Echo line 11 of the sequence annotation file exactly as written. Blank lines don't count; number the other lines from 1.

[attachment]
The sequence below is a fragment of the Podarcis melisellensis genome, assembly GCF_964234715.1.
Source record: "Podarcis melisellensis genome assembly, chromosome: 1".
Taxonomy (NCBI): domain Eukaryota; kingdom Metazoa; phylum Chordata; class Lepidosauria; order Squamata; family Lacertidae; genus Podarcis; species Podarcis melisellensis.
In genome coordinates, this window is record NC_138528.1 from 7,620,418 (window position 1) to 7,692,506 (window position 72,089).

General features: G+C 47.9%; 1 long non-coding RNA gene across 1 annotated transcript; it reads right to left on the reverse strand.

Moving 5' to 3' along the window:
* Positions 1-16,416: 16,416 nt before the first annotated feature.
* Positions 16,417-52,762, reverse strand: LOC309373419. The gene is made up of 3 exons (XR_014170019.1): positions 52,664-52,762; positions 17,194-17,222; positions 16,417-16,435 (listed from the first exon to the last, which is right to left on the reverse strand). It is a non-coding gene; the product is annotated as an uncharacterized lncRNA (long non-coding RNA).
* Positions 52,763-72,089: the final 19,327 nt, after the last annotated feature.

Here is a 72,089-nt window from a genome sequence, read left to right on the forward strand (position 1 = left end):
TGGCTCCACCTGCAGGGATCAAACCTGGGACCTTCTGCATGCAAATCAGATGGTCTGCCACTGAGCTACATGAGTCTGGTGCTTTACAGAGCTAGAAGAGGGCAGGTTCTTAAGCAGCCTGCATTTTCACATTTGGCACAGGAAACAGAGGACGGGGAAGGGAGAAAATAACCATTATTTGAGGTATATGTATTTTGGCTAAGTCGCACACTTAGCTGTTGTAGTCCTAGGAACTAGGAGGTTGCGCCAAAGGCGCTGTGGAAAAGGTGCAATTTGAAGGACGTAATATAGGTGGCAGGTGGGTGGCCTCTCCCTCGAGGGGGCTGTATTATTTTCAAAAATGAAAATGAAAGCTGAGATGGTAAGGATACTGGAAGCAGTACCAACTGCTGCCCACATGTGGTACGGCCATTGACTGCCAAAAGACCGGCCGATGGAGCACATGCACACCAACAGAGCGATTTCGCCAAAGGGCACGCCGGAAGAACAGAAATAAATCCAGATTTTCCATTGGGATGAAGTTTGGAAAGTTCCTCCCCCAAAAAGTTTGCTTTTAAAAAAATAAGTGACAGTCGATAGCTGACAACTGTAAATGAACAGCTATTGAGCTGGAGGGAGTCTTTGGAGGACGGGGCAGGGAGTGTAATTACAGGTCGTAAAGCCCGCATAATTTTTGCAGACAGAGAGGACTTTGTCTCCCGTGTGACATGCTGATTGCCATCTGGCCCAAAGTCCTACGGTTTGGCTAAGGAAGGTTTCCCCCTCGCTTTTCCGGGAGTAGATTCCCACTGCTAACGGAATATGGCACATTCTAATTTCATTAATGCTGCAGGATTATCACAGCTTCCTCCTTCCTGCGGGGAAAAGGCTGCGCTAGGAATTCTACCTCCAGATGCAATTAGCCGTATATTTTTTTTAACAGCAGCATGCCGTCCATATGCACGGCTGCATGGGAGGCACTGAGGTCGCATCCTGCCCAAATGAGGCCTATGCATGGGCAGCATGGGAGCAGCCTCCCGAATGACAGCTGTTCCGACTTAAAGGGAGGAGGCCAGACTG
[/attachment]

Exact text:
TGGCTCCACCTGCAGGGATCAAACCTGGGACCTTCTGCATGCAAATCAGATGGTCTGCCACTGAGCTACATGAGTCTGGTGCTTTACAGAGCTAGAAGAGGGCAGGTTCTTAAGCAGCCTGCATTTTCACATTTGGCACAGGAAACAGAGGACGGGGAAGGGAGAAAATAACCATTATTTGAGGTATATGTATTTTGGCTAAGTCGCACACTTAGCTGTTGTAGTCCTAGGAACTAGGAGGTTGCGCCAAAGGCGCTGTGGAAAAGGTGCAATTTGAAGGACGTAATATAGGTGGCAGGTGGGTGGCCTCTCCCTCGAGGGGGCTGTATTATTTTCAAAAATGAAAATGAAAGCTGAGATGGTAAGGATACTGGAAGCAGTACCAACTGCTGCCCACATGTGGTACGGCCATTGACTGCCAAAAGACCGGCCGATGGAGCACATGCACACCAACAGAGCGATTTCGCCAAAGGGCACGCCGGAAGAACAGAAATAAATCCAGATTTTCCATTGGGATGAAGTTTGGAAAGTTCCTCCCCCAAAAAGTTTGCTTTTAAAAAAATAAGTGACAGTCGATAGCTGACAACTGTAAATGAACAGCTATTGAGCTGGAGGGAGTCTTTGGAGGACGGGGCAGGGAGTGTAATTACAGGTCGTAAAGCCCGCATAATTTTTGCAGACAGAGAGGACTTTGTCTCCCGTGTGACATGCTGATTGCCATCTGGCCCAAAGTCCTACGGTTTGGCTAAGGAAGGTTTCCCCCTCGCTTTTCCGGGAGTAGATTCCCACTGCTAACGGAATATGGCACATTCTAATTTCATTAATGCTGCAGGATTATCACAGCTTCCTCCTTCCTGCGGGGAAAAGGCTGCGCTAGGAATTCTACCTCCAGATGCAATTAGCCGTATATTTTTTTTAACAGCAGCATGCCGTCCATATGCACGGCTGCATGGGAGGCACTGAGGTCGCATCCTGCCCAAATGAGGCCTATGCATGGGCAGCATGGGAGCAGCCTCCCGAATGACAGCTGTTCCGACTTAAAGGGAGGAGGCCAGACTG